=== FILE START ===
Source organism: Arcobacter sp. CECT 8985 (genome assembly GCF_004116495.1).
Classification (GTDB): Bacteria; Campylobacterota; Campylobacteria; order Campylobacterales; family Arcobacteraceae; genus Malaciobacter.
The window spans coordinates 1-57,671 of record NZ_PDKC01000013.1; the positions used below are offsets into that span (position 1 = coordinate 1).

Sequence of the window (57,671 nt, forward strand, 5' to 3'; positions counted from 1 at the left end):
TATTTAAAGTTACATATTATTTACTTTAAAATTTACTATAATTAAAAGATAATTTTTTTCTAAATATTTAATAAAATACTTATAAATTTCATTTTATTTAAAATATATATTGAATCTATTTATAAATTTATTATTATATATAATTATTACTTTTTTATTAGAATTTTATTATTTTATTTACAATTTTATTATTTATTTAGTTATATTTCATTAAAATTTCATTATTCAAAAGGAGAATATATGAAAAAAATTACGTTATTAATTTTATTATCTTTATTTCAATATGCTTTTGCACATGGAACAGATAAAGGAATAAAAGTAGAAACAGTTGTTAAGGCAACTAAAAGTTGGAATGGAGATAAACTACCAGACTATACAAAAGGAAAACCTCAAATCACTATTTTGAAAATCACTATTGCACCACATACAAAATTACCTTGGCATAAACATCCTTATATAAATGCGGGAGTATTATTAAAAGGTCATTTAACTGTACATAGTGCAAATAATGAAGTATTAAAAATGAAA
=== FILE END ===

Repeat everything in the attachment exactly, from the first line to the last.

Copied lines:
Source organism: Arcobacter sp. CECT 8985 (genome assembly GCF_004116495.1).
Classification (GTDB): Bacteria; Campylobacterota; Campylobacteria; order Campylobacterales; family Arcobacteraceae; genus Malaciobacter.
The window spans coordinates 1-57,671 of record NZ_PDKC01000013.1; the positions used below are offsets into that span (position 1 = coordinate 1).

Sequence of the window (57,671 nt, forward strand, 5' to 3'; positions counted from 1 at the left end):
TATTTAAAGTTACATATTATTTACTTTAAAATTTACTATAATTAAAAGATAATTTTTTTCTAAATATTTAATAAAATACTTATAAATTTCATTTTATTTAAAATATATATTGAATCTATTTATAAATTTATTATTATATATAATTATTACTTTTTTATTAGAATTTTATTATTTTATTTACAATTTTATTATTTATTTAGTTATATTTCATTAAAATTTCATTATTCAAAAGGAGAATATATGAAAAAAATTACGTTATTAATTTTATTATCTTTATTTCAATATGCTTTTGCACATGGAACAGATAAAGGAATAAAAGTAGAAACAGTTGTTAAGGCAACTAAAAGTTGGAATGGAGATAAACTACCAGACTATACAAAAGGAAAACCTCAAATCACTATTTTGAAAATCACTATTGCACCACATACAAAATTACCTTGGCATAAACATCCTTATATAAATGCGGGAGTATTATTAAAAGGTCATTTAACTGTACATAGTGCAAATAATGAAGTATTAAAAATGAAA